• Sajanas

    Sheesh. Commending a school for sticking to its principals? There is no honor in upholding foolish, restrictive, and frankly civil rights violating principals. Its an LDS institution, and its their right to be as strict as they want for their dime, but don’t pretend that they’re some sort of saints because they force people to obey their moral values by legislation rather than by actually convincing people that their way is right.

  • Eichendorff

    Boy, the anti-Mormon trolls are out tonight, aren’t they?

  • ITs-TIME

    …………|……/……….O░N░W░A░P░O●W░O░R░D░P░R░E░S░S●C░O░M

  • nitalvega

    Why is there so much anger and irrational inappropriate comments towards this institution and church. Sounds like no one forces you to sign this honor code. You have a choice if you want to abide by it or not. This young man decided to abide it. We need more institutions that students can walk away from with not only the knowledge and skills for a job but good moral character. Good for BYU enforcing their honor code.

  • persiflage

    ‘There are a lot of people at BYU who will do all they can to help Brandon get through this trial in his life and come out on top. He isn’t just an athlete, but a child of God. No one knows yet how that will happen, but I do know that they will do everything they can to make it work and help him put all this behind him.’And all because a young man got laid outside the bounds of holy matrimony. It would be hilarious if it wasn’t absolutely pitiful. No doubt Mitt Romney will be asked to render an opinion, very soon now.

  • persiflage

    ‘There are a lot of people at BYU who will do all they can to help Brandon get through this trial in his life and come out on top. He isn’t just an athlete, but a child of God. No one knows yet how that will happen, but I do know that they will do everything they can to make it work and help him put all this behind him.’And all because a young man got laid outside the bounds of holy matrimony. It would be hilarious if it wasn’t absolutely pitiful. No doubt Mitt Romney will be asked to render an opinion, very soon now.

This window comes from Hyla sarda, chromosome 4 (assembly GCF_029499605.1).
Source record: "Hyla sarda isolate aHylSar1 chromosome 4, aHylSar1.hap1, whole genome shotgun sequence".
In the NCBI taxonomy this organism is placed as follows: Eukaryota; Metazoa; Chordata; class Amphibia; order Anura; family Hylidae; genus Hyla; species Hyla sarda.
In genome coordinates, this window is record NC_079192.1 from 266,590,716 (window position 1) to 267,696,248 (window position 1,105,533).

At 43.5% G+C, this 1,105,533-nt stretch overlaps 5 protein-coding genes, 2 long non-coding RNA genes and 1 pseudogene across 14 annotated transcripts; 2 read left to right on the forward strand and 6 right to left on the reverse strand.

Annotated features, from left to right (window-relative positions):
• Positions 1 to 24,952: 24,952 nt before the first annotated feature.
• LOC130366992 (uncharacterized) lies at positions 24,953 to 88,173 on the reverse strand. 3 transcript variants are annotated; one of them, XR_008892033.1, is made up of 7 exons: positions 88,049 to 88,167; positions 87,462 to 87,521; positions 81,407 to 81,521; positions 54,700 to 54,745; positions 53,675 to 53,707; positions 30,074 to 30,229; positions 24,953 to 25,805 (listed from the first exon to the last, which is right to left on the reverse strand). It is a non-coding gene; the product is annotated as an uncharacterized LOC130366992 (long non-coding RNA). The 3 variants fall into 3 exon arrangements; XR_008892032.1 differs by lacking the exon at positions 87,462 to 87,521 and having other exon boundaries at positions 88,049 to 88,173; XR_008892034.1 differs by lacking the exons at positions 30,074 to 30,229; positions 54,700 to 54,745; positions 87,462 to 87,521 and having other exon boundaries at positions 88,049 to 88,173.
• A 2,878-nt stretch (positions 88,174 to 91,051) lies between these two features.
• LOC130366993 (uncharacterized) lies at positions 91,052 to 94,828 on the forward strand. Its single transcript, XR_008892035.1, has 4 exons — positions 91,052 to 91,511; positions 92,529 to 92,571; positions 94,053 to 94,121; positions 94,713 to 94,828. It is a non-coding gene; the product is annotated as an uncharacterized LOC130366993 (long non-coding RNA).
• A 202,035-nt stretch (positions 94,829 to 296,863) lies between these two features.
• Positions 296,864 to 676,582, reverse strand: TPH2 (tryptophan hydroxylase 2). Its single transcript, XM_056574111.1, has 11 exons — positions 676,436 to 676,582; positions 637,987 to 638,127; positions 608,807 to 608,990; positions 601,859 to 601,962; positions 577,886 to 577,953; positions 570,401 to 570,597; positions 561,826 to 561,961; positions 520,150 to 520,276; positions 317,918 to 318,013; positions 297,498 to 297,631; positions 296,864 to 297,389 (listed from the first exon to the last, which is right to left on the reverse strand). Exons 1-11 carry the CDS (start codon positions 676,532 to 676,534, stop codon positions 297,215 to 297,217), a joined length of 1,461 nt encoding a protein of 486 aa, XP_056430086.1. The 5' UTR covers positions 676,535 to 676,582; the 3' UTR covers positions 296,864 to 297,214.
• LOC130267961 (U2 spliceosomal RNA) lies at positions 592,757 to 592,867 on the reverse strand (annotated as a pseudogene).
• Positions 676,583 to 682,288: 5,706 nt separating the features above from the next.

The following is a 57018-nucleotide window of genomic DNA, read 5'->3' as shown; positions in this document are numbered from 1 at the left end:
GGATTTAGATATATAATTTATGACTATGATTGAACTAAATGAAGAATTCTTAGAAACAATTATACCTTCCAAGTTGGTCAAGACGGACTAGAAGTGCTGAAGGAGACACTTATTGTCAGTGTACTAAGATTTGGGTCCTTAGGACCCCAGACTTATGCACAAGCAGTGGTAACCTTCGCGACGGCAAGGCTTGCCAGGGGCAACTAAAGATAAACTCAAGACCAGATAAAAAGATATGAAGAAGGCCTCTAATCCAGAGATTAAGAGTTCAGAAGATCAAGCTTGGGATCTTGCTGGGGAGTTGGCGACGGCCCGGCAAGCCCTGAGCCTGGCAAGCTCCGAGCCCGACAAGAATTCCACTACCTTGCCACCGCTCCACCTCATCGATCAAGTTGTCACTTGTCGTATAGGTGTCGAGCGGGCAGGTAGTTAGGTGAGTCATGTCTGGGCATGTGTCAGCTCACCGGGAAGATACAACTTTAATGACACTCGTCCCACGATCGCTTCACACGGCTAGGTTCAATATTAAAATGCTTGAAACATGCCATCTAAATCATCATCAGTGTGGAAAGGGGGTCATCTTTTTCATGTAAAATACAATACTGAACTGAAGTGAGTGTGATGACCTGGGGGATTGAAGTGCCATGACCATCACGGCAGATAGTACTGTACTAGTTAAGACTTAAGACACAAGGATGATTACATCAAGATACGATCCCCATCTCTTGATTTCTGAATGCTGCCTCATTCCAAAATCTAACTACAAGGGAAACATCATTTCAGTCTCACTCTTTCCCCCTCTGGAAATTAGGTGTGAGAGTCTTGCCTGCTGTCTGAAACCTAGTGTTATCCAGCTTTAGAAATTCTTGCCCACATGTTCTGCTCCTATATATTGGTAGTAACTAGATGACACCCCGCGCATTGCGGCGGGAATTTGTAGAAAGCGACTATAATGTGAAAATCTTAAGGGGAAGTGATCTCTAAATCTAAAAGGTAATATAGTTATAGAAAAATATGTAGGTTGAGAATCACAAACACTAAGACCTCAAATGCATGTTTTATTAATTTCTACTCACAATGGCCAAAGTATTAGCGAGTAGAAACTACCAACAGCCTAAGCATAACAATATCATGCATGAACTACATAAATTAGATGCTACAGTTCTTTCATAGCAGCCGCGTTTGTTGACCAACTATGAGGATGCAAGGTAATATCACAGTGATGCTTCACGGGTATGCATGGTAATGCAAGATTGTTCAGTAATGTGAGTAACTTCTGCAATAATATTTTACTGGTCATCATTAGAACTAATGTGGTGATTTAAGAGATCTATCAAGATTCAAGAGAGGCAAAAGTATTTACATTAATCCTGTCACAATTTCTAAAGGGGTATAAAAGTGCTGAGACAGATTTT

• persiflage

    ‘There are a lot of people at BYU who will do all they can to help Brandon get through this trial in his life and come out on top. He isn’t just an athlete, but a child of God. No one knows yet how that will happen, but I do know that they will do everything they can to make it work and help him put all this behind him.’And all because a young man got laid outside the bounds of holy matrimony. It would be hilarious if it wasn’t absolutely pitiful. No doubt Mitt Romney will be asked to render an opinion, very soon now.

  • globalone

    “And all because a young man got laid outside the bounds of holy matrimony. It would be hilarious if it wasn’t absolutely pitiful.”This is what TV and Twinkies have done to some people.The issue is not that he “got laid”, but that he broke the contract he voluntarily entered into with the University. He was free to attend any number of other colleges or universities in the country, but he CHOSE this one.I’m not Mormon and I have historically been quite critical of the religion itself, but in this case, and given the facts known, I applaud both the student (who had the courage and conviction to take responsibility for his actions) and the University (for holding the student accountable for the commitment he had made).

  • volkmare

    globalone Well stated…Mark

  • persiflage

    ‘PS: Mr. Mitt ROMNEY Shall Have a Lady V.Prez!’I dare say she won’t be a Mormon.

  • ITs-TIME

    Mr. P E R S I F L A G E, etalMr. ROMNEY wl choose somethin like LADY-LiBERTY!

  • ITs-TIME

    ooooopppsaHooolahoop.

  • ITs-TIME

    .